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Whipping winds around Utah’s Great Salt Lake and Salt Lake City have led to dust advisories – and the possibility of health impacts to the surrounding community.
Images from the National Weather Service (NWS) show hazy skies and dust clouds impacting highways.
Utah drivers were warned to use caution when traveling, or to stop driving altogether.
Experts have warned that dust from the exposed lake bed, where there are metals and toxins like arsenic, is potentially hazardous.
The lake has been shrinking amid severe drought in the West, and the U.S. Drought Monitor shows 78.29% of the region currently in moderate to exceptional drought.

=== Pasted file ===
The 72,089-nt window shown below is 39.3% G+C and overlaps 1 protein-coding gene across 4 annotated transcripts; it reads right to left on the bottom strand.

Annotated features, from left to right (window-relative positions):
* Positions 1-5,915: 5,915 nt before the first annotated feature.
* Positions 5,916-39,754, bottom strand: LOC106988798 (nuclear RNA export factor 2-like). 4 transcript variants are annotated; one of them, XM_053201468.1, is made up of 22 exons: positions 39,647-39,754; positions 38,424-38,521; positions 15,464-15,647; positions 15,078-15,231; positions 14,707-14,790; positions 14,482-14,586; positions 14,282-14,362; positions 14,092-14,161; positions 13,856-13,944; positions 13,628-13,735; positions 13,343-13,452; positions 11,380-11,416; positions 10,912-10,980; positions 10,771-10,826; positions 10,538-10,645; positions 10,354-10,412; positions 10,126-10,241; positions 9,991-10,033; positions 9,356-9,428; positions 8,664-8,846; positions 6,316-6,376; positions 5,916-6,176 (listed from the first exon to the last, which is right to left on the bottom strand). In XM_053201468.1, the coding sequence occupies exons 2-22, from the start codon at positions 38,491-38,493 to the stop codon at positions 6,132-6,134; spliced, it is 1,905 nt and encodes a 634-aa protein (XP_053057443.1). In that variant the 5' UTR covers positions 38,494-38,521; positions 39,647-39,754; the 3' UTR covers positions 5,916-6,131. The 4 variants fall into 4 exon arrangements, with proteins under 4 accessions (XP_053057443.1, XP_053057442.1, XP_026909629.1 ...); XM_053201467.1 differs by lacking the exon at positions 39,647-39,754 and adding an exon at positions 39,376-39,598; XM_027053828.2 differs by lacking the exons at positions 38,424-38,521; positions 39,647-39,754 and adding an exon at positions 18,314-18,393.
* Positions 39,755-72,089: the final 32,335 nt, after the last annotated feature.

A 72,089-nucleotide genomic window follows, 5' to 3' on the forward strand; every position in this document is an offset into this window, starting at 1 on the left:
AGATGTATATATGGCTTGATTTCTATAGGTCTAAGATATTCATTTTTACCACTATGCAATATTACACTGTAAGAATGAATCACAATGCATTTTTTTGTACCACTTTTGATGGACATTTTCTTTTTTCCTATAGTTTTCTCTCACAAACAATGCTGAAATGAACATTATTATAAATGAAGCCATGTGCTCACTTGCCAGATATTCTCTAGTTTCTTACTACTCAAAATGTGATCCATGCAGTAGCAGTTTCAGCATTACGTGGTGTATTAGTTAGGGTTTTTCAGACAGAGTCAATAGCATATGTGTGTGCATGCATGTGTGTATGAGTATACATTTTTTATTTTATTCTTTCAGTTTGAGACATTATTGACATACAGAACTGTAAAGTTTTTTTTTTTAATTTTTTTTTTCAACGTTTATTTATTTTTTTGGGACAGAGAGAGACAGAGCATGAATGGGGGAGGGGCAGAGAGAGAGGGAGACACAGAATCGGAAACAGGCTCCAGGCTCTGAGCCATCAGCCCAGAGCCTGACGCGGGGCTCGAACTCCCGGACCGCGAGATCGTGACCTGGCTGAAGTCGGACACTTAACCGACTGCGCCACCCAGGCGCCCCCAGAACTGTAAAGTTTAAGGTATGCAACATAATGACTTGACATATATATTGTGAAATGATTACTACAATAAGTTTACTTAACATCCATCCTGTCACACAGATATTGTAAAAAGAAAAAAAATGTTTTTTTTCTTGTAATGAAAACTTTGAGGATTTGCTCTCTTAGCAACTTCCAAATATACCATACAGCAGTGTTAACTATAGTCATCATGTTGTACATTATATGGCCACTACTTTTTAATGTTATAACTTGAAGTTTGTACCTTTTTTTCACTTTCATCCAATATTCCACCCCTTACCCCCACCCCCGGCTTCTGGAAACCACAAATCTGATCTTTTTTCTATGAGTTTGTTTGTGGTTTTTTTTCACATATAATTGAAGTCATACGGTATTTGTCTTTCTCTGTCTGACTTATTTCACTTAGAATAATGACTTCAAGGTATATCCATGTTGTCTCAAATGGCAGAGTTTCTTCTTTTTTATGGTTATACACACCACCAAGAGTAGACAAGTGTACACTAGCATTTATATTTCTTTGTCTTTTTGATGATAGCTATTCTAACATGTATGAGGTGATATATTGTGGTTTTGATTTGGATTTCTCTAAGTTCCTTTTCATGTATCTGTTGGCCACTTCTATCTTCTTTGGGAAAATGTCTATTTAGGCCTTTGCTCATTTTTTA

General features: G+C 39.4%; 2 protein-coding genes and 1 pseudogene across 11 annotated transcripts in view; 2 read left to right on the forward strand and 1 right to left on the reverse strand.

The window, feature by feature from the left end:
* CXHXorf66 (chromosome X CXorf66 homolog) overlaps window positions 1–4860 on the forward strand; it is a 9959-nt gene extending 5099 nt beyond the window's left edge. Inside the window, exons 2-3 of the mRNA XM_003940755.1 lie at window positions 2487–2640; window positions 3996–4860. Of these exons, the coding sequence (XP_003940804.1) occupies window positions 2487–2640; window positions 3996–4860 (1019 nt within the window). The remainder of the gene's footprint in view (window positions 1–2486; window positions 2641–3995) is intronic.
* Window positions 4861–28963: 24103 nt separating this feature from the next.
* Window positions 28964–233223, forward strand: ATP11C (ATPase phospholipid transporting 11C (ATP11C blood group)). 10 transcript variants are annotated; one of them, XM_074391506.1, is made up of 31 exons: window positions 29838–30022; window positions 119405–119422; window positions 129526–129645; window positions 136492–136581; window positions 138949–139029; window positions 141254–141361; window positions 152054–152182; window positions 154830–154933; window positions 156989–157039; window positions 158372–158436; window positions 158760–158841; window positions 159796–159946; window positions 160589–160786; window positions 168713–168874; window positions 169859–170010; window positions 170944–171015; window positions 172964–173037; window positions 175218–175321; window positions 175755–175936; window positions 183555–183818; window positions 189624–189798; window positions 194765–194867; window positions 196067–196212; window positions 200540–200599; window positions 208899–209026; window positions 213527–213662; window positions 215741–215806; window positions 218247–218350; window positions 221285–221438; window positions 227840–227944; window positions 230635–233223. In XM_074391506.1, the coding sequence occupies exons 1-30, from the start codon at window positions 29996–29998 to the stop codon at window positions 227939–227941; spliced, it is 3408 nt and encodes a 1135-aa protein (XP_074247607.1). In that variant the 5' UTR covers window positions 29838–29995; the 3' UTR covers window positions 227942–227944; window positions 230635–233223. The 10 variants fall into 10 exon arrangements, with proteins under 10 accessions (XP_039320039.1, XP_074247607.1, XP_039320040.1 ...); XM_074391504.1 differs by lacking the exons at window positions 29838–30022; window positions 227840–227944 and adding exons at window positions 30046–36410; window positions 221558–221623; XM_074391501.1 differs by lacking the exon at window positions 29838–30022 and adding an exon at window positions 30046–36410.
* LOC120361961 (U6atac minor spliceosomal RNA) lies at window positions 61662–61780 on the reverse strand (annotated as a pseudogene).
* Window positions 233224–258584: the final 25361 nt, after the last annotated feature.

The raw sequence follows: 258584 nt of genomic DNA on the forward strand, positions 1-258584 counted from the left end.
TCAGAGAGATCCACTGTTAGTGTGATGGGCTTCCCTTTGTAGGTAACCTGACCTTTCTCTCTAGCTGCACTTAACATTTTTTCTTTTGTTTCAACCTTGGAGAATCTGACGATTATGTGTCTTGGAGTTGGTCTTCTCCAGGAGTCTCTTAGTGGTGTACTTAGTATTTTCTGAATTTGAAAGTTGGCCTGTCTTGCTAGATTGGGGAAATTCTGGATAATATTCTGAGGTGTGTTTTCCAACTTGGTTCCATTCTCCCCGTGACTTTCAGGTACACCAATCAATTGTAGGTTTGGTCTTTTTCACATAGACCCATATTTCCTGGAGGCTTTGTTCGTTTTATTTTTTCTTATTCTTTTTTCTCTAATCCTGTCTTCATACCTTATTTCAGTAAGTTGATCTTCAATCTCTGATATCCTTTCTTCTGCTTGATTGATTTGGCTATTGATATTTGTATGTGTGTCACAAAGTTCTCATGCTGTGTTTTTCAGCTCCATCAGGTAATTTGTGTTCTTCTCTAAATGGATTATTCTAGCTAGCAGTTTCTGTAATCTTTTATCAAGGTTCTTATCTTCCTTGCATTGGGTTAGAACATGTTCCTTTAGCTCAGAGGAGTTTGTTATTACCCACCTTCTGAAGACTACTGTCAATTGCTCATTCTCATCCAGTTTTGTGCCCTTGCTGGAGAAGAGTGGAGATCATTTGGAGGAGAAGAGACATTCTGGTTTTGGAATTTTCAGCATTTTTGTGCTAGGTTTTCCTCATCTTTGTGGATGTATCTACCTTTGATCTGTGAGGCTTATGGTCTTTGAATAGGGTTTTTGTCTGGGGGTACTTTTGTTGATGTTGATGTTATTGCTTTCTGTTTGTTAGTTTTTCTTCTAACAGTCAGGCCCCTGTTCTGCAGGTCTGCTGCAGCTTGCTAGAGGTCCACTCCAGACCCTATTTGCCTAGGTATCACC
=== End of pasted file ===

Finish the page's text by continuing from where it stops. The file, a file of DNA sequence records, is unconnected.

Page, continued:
According to FOX 13, the Utah Department of Environmental Quality is advising those who are sensitive to dust and people with respiratory conditions to monitor warnings and consider moving indoors.
The station said the state’s Department of Natural Resources said the Great Salt Lake may be weeks from dropping to a new historic low.
KUER reported that lawmakers had recently suggested looking into building a Pacific Ocean pipeline to bring water to the lake.
Last summer, the Great Salt Lake already dropped to a record low, with receding waters impacting local wildlife.